While he was growing up, chef and Red Clay Hot Sauce creator Geoff Rhyne would spend summers down in Georgia with his grandfather as he collected information, stories and content for his publication, Georgia Farmer Magazine.
Traveling alongside his grandfather, Rhyne met plenty of farmers and saw plenty of farmland. Red clay, a reddish type of soil that primarily gets its color due to iron oxides prevalent throughout Georgia, was something else Rhyne saw in great abundance. So when Rhyne ended up developing a hot sauce that had a familiar hue after starting to experiment with fermentation sometime in 2013, it was pretty clear what to call the company.
“The hot sauce just happened to have this particular color that reminded me of red clay and my youth,” Rhyne tells InsideHook. “It was kind of cool to be able to launch the company with a tip of the cap to my granddad. Every single time I see red clay, I think about him. I think about those times growing up in Georgia. It’s a way to carry that with me forever.”
Hailed as “Tabasco of the 21st century” by Food & Wine Magazine, Red Clay’s barrel-aged hot sauces come in a variety of flavors and heat levels (original, verde and habanero) and the Charleston-based brand also has offerings including hot honey and a hot pepper conserve.
The latter is an updated take on the unassuming red pepper jelly that Rhyne would see on the table during the holiday seasons in his youth.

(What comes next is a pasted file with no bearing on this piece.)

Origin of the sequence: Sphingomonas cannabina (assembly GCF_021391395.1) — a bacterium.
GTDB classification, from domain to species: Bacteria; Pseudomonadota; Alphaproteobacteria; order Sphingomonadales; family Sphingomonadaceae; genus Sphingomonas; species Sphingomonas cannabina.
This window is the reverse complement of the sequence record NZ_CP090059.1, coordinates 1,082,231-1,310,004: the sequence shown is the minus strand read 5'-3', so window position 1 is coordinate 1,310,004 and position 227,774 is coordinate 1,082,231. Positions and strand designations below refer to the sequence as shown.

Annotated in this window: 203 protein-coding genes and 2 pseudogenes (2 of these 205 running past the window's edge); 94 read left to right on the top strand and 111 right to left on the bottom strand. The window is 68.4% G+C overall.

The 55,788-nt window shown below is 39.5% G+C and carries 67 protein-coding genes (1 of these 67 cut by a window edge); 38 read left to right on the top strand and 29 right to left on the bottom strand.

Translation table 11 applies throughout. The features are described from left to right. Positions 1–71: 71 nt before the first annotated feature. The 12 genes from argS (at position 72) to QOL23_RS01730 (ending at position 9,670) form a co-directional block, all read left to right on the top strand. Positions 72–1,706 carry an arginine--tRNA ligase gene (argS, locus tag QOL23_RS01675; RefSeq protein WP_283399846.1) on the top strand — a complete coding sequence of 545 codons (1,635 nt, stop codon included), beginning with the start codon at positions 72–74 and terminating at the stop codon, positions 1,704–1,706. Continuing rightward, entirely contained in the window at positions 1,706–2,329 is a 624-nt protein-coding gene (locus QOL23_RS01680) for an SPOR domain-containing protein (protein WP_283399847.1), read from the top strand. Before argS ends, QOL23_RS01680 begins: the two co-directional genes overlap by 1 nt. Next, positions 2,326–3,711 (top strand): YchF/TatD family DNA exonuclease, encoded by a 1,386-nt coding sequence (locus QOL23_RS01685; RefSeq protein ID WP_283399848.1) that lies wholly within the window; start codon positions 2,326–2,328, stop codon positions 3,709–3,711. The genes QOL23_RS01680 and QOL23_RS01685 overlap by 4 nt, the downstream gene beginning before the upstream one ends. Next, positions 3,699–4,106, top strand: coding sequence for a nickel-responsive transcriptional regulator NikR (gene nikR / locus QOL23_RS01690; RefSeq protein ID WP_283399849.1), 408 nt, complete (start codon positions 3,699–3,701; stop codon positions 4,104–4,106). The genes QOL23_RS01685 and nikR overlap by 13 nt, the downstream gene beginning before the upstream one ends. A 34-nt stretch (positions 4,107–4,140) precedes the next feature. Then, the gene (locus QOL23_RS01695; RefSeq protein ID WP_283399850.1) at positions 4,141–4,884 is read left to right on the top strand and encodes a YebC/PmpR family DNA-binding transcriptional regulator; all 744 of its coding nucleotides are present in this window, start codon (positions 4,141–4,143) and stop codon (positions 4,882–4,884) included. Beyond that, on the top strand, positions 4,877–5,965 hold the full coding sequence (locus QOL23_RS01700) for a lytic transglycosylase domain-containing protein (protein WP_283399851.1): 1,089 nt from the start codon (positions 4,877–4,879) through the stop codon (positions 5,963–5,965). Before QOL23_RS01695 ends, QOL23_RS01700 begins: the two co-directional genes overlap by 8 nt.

“The thing about the red pepper jelly is that it was just kind of homogenous glop that was super sugary and made with food coloring,” he says. “How could we make that delicious and have it be something people don’t pull out just for the baked Brie? We used habanero liquid to create some spice. We only use turbinado sugar, the crystals, and don’t use processed white sugar. We have a little bit of heat, and we don’t have this really sweet thing. You can still use it on cheese, but you can also use it as a glaze on a pork chop or on a piece of salmon. You can also put it in between bread on a sliced turkey sandwich or something, so it’s a lot more fun.”
Red Clay’s conserve, which is classified as such instead of jelly or jam due to its sugar content, is a key ingredient in a dish Rhyne has been making for about a decade, blistered shishito peppers.
“I don’t like super intense heat, I like balanced heat. Crunching on a jalapeno is not necessarily my forté, but shishitos have a really nice flavor profile, and one out of every 20 will have a pretty good kick to it,” he says. “They’re delicious peppers and an ingredient I think it lends itself really well to a bunch of different applications. Whenever you’re creating recipes or creating ingredients to use in a recipe, I think versatility is incredibly important. I like to eat vegetables, but vegetables can be boring. How can we dress them up? The red pepper conserve. You get this smokey, charred, earthiness from the peppers tossed with that sweet heat. That glazed balance of sweet, sticky, heat matches with the smokiness, and it’s really delicious. The flavor profiles play together in a super simple dish.”
Here’s how to make it.
Red Clay’s Blistered Shishito Peppers
- 1 pint shishito peppers
- 1/3 cup Red Clay’s Hot Pepper Conserve
- 1 tsp fresh mint, chopped
- 1/4 cup creme fraiche or sour cream
- 1 tsp fresh lemon juice
- 1 Tbl buttermilk
- 1 Tbl sesame seeds, toasted (or “benne seeds” as we call them in the South)
- Heat 1-2 tsp of grapeseed or avocado oil in your favorite skillet. Once hot, cook shishitos for 5-7 minutes (or until blistered and charred) then remove from skillet.
- While shishitos are cooking, make the dressing. Mix together 1 cup sour cream or crème Fraiche, 1 tbl Buttermilk and 1 tsp lemon juice.
- Add the dressing as a base of buttermilk dressing onto bottom of the plate and scoop shishitos on top.
- Spoon a heaping scoop of Red Clay’s Hot Pepper Conserve over the shishitos and top with mint and toasted seeds.
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